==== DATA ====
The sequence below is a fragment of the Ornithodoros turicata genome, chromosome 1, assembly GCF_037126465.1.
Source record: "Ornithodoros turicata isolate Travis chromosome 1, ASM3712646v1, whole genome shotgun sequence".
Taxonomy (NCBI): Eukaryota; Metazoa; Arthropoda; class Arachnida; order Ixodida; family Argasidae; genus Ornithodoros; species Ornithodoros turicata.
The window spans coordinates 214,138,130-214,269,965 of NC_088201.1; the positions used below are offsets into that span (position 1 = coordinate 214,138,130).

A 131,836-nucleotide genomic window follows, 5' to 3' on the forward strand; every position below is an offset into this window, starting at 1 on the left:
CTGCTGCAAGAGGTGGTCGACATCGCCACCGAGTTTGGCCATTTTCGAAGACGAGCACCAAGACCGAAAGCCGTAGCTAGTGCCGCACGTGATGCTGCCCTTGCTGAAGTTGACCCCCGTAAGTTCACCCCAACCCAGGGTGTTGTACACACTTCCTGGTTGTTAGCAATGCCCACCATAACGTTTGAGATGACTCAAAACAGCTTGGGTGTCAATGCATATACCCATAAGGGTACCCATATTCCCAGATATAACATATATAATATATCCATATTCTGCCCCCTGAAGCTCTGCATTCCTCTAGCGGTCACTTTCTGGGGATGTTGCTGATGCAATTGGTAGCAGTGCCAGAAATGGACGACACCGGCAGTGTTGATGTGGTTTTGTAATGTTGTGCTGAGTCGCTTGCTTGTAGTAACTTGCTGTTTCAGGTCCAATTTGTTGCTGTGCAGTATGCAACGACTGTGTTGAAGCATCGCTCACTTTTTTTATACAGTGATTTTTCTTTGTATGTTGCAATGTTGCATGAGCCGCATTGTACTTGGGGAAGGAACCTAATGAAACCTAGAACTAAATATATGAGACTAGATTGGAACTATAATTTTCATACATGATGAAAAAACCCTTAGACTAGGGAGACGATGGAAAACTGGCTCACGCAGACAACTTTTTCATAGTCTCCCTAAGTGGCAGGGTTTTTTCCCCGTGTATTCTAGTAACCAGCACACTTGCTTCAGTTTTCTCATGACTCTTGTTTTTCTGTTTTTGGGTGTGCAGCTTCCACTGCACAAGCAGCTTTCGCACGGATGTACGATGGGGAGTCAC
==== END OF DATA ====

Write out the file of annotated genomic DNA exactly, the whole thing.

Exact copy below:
The sequence below is a fragment of the Ornithodoros turicata genome, chromosome 1, assembly GCF_037126465.1.
Source record: "Ornithodoros turicata isolate Travis chromosome 1, ASM3712646v1, whole genome shotgun sequence".
Taxonomy (NCBI): Eukaryota; Metazoa; Arthropoda; class Arachnida; order Ixodida; family Argasidae; genus Ornithodoros; species Ornithodoros turicata.
The window spans coordinates 214,138,130-214,269,965 of NC_088201.1; the positions used below are offsets into that span (position 1 = coordinate 214,138,130).

A 131,836-nucleotide genomic window follows, 5' to 3' on the forward strand; every position below is an offset into this window, starting at 1 on the left:
CTGCTGCAAGAGGTGGTCGACATCGCCACCGAGTTTGGCCATTTTCGAAGACGAGCACCAAGACCGAAAGCCGTAGCTAGTGCCGCACGTGATGCTGCCCTTGCTGAAGTTGACCCCCGTAAGTTCACCCCAACCCAGGGTGTTGTACACACTTCCTGGTTGTTAGCAATGCCCACCATAACGTTTGAGATGACTCAAAACAGCTTGGGTGTCAATGCATATACCCATAAGGGTACCCATATTCCCAGATATAACATATATAATATATCCATATTCTGCCCCCTGAAGCTCTGCATTCCTCTAGCGGTCACTTTCTGGGGATGTTGCTGATGCAATTGGTAGCAGTGCCAGAAATGGACGACACCGGCAGTGTTGATGTGGTTTTGTAATGTTGTGCTGAGTCGCTTGCTTGTAGTAACTTGCTGTTTCAGGTCCAATTTGTTGCTGTGCAGTATGCAACGACTGTGTTGAAGCATCGCTCACTTTTTTTATACAGTGATTTTTCTTTGTATGTTGCAATGTTGCATGAGCCGCATTGTACTTGGGGAAGGAACCTAATGAAACCTAGAACTAAATATATGAGACTAGATTGGAACTATAATTTTCATACATGATGAAAAAACCCTTAGACTAGGGAGACGATGGAAAACTGGCTCACGCAGACAACTTTTTCATAGTCTCCCTAAGTGGCAGGGTTTTTTCCCCGTGTATTCTAGTAACCAGCACACTTGCTTCAGTTTTCTCATGACTCTTGTTTTTCTGTTTTTGGGTGTGCAGCTTCCACTGCACAAGCAGCTTTCGCACGGATGTACGATGGGGAGTCAC